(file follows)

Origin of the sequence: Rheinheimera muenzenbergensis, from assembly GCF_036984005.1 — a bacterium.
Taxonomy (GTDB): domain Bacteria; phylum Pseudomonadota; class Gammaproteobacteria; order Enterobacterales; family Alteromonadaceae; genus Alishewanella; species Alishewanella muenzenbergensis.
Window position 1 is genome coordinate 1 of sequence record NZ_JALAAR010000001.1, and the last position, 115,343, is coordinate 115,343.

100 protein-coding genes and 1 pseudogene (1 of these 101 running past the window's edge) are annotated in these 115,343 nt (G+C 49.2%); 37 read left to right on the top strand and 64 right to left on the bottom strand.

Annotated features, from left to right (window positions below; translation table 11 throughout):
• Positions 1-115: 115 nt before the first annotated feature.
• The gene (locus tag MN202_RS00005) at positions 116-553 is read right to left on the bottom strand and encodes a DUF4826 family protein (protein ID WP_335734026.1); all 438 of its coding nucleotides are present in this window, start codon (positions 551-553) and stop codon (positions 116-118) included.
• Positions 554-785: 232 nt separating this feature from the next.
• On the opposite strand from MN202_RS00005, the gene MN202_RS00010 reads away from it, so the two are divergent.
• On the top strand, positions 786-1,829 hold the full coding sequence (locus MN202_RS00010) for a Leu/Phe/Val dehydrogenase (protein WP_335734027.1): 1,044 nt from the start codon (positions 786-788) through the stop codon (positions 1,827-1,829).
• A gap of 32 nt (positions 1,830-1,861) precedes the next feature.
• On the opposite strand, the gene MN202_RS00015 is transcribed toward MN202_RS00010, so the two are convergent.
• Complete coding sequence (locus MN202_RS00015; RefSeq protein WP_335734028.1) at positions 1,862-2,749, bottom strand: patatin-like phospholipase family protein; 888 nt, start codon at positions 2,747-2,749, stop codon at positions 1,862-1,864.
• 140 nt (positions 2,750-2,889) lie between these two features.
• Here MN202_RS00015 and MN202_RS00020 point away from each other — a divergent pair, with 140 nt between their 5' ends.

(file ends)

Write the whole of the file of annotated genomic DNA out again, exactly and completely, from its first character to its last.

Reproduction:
Origin of the sequence: Rheinheimera muenzenbergensis, from assembly GCF_036984005.1 — a bacterium.
Taxonomy (GTDB): domain Bacteria; phylum Pseudomonadota; class Gammaproteobacteria; order Enterobacterales; family Alteromonadaceae; genus Alishewanella; species Alishewanella muenzenbergensis.
Window position 1 is genome coordinate 1 of sequence record NZ_JALAAR010000001.1, and the last position, 115,343, is coordinate 115,343.

100 protein-coding genes and 1 pseudogene (1 of these 101 running past the window's edge) are annotated in these 115,343 nt (G+C 49.2%); 37 read left to right on the top strand and 64 right to left on the bottom strand.

Annotated features, from left to right (window positions below; translation table 11 throughout):
• Positions 1-115: 115 nt before the first annotated feature.
• The gene (locus tag MN202_RS00005) at positions 116-553 is read right to left on the bottom strand and encodes a DUF4826 family protein (protein ID WP_335734026.1); all 438 of its coding nucleotides are present in this window, start codon (positions 551-553) and stop codon (positions 116-118) included.
• Positions 554-785: 232 nt separating this feature from the next.
• On the opposite strand from MN202_RS00005, the gene MN202_RS00010 reads away from it, so the two are divergent.
• On the top strand, positions 786-1,829 hold the full coding sequence (locus MN202_RS00010) for a Leu/Phe/Val dehydrogenase (protein WP_335734027.1): 1,044 nt from the start codon (positions 786-788) through the stop codon (positions 1,827-1,829).
• A gap of 32 nt (positions 1,830-1,861) precedes the next feature.
• On the opposite strand, the gene MN202_RS00015 is transcribed toward MN202_RS00010, so the two are convergent.
• Complete coding sequence (locus MN202_RS00015; RefSeq protein WP_335734028.1) at positions 1,862-2,749, bottom strand: patatin-like phospholipase family protein; 888 nt, start codon at positions 2,747-2,749, stop codon at positions 1,862-1,864.
• 140 nt (positions 2,750-2,889) lie between these two features.
• Here MN202_RS00015 and MN202_RS00020 point away from each other — a divergent pair, with 140 nt between their 5' ends.